- 1,4-Benzoquinone monoxime
- Quinone monoxime
- Quinone oxime
Yellow to brown powder.
Manufacture of dyes.
Registry Numbers and Inventories.
EC Index Number
Mutagenic Category 3; Harmful; Irritant; Dangerous for the Environment
Swiss Giftliste 1
Japan ENCS (MITI)
Melting point, °C
Boiling point, °C
Vapor pressure, mmHg
0.005 (25 C)
Solubility in water
Partition coefficient, pKow
Heat of vaporization
Heat of combustion
Hazards and Protection.
Keep away from sources of ignition. Store in a cool, dry place. Do not store in direct sunlight. Store in a tightly closed container. Flammables-area.
All chemicals should be considered hazardous. Avoid direct physical contact. Use appropriate, approved safety equipment. Untrained individuals should not handle this chemical or its container. Handling should occur in a chemical fume hood.
Wear protective safety goggles or face shield as described in 29 CRF 1910.133 or European Standard EN166. Skin contact should be eliminated by wearing the appropriate chemical protective gloves annd clothing.
Follow the OSHA respirator regulations found in 29CFR 1910.134 or European Standard EN 149. Always use a NIOSH or European Standard EN 149 approved respirator when necessary.
Absorb spill with inert material, (e.g., dry sand or earth), then place into a chemical waste container. Avoid generating dusty conditions. Remove all sources of ignition. Use a spark-proof tool.
Strong acids, bases.
Carbon monoxide, oxides of nitrogen, carbon dioxide.
Wear a self-contained breathing apparatus inpressure-demand, MSHA/NIOSH (approved or equivalent), and fullprotective gear. This material poses an explosion hazard when dry.Flammable solid. In case of fire use water spray, dry chemical, carbon dioxide, orchemical foam.
Abnormally low blood pressure, reduced body temperature, rapid breathing, and rapid heart rate may develop with severe toxicity. Initial CNS excitation, including seizures, is commonly followed by CNS depression ranging from lethargy to coma and death. Fetotoxicity and skeletal abnormalities have been reported in animal experiments.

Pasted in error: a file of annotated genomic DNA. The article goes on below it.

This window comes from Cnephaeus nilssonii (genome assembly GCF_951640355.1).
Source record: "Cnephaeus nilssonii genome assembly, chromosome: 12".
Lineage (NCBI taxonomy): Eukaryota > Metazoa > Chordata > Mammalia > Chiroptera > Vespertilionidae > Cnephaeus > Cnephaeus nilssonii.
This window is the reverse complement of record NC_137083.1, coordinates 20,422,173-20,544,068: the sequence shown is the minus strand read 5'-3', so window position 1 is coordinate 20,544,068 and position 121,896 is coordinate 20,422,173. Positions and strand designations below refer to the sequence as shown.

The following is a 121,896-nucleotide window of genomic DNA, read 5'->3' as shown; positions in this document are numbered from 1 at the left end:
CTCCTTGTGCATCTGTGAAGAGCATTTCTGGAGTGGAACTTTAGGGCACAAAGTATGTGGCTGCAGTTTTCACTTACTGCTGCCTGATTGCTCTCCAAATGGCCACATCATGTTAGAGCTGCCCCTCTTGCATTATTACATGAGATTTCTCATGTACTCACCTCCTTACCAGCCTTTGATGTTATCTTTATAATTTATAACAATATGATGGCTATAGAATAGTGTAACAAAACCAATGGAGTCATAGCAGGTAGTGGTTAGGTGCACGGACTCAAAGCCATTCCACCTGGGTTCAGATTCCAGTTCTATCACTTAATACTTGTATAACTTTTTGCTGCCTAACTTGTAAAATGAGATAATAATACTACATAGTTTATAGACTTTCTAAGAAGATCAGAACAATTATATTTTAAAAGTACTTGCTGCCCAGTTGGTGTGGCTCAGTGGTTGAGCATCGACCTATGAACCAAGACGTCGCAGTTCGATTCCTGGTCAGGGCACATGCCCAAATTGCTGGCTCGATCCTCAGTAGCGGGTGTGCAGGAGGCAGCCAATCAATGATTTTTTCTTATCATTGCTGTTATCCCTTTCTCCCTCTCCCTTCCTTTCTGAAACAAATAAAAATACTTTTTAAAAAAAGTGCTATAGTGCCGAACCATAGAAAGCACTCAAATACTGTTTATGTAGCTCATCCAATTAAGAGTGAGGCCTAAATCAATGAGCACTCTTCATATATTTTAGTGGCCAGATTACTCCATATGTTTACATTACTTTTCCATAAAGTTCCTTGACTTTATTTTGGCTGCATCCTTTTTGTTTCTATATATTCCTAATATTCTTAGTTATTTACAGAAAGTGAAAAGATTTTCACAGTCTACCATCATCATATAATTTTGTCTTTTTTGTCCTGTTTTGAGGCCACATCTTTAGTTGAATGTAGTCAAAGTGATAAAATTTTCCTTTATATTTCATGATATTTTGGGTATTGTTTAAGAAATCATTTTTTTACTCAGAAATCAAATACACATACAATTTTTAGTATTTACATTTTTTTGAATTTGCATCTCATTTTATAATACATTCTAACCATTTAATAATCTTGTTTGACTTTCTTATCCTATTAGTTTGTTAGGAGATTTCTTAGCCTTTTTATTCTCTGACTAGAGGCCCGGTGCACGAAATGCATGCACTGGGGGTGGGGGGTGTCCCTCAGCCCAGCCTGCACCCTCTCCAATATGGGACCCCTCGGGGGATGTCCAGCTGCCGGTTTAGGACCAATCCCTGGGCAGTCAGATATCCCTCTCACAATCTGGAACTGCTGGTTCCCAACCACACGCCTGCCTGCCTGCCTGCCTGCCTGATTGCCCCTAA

Phenol is extremely corrosive and may cause oral and esophageal burns and abdominal pain following ingestion.
Tachypnea is commonly reported; pulmonary edema and bronchospasm may also occur. Stridor has been reported from exposure to high concentrations of phenol. Respiratory arrest occurred 30 minutes post ingestion of 26.7 Grams of phenol in one case.
Phenol is corrosive to the skin, but because of anesthetic qualities, it will numb rather than causing a burning pain on contact. Skin becomes red and swollen, then white and opaque. Deep burns result that may become gangrenous.
May cause eye irritation and possible damage.
Dilution - may enhance absorption of phenol, and should be avoided. Emesis: ipecac-induced vomiting is not recommended because of the potential for cns depression and seizures. Activated charcoal - may limit systemic toxicity if administered soon after ingestion, but may interfere with endoscopic evaluation of gastrointestinal burns.
Remove from exposure to fresh air immediately. If not breathing, give artificial respiration. If breathing is difficult, give oxygen. Get medical aid.
Get medical aid. Immediately flush skin with plenty of soap and water for at least 15 minutes while removing contaminated clothing and shoes.
Irrigate exposed eyes with copious amounts of tepid water for at least 15 minutes. If irritation, pain, swelling, lacrimation, or photophobia persist, the patient should be seen in a health care facility.